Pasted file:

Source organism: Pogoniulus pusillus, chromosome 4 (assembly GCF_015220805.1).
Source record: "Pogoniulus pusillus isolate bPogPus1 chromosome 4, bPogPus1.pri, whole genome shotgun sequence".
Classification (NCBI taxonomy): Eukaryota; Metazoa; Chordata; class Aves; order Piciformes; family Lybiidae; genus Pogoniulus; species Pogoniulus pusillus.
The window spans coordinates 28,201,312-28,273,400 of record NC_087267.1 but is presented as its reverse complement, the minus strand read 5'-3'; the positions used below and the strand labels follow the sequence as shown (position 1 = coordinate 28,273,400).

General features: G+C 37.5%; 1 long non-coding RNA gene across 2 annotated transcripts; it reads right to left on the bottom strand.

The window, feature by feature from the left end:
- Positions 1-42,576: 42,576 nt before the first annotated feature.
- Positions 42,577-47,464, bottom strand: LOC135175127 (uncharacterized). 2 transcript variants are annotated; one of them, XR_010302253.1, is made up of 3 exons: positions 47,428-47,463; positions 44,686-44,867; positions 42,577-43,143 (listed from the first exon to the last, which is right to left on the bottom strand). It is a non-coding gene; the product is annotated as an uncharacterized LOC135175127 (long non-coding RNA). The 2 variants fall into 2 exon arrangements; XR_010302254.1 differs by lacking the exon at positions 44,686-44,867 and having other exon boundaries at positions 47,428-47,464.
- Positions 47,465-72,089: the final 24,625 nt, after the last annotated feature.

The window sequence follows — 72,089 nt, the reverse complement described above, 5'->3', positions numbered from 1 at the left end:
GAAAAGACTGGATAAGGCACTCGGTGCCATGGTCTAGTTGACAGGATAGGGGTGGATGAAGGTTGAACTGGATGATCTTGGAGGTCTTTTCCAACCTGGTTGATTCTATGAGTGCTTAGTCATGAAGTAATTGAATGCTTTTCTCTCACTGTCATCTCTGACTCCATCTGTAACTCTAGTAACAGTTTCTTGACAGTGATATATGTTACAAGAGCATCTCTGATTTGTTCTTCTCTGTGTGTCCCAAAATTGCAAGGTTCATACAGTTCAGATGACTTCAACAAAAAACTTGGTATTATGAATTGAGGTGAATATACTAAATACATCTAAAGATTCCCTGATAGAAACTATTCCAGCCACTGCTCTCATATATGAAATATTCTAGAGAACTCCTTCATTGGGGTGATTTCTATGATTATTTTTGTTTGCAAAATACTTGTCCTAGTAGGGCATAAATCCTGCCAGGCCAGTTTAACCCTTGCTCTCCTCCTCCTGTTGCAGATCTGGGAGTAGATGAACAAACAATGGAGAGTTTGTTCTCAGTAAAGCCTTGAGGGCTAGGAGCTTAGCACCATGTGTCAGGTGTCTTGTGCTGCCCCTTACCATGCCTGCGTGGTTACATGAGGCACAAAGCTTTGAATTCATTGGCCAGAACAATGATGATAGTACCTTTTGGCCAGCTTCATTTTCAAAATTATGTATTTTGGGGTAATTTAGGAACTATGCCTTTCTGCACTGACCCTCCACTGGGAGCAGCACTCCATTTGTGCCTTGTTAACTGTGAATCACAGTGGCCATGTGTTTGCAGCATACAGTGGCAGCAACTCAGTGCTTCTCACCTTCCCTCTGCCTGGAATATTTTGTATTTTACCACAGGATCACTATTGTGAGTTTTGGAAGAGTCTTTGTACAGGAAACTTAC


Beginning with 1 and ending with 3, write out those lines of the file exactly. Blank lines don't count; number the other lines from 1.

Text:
Source organism: Pogoniulus pusillus, chromosome 4 (assembly GCF_015220805.1).
Source record: "Pogoniulus pusillus isolate bPogPus1 chromosome 4, bPogPus1.pri, whole genome shotgun sequence".
Classification (NCBI taxonomy): Eukaryota; Metazoa; Chordata; class Aves; order Piciformes; family Lybiidae; genus Pogoniulus; species Pogoniulus pusillus.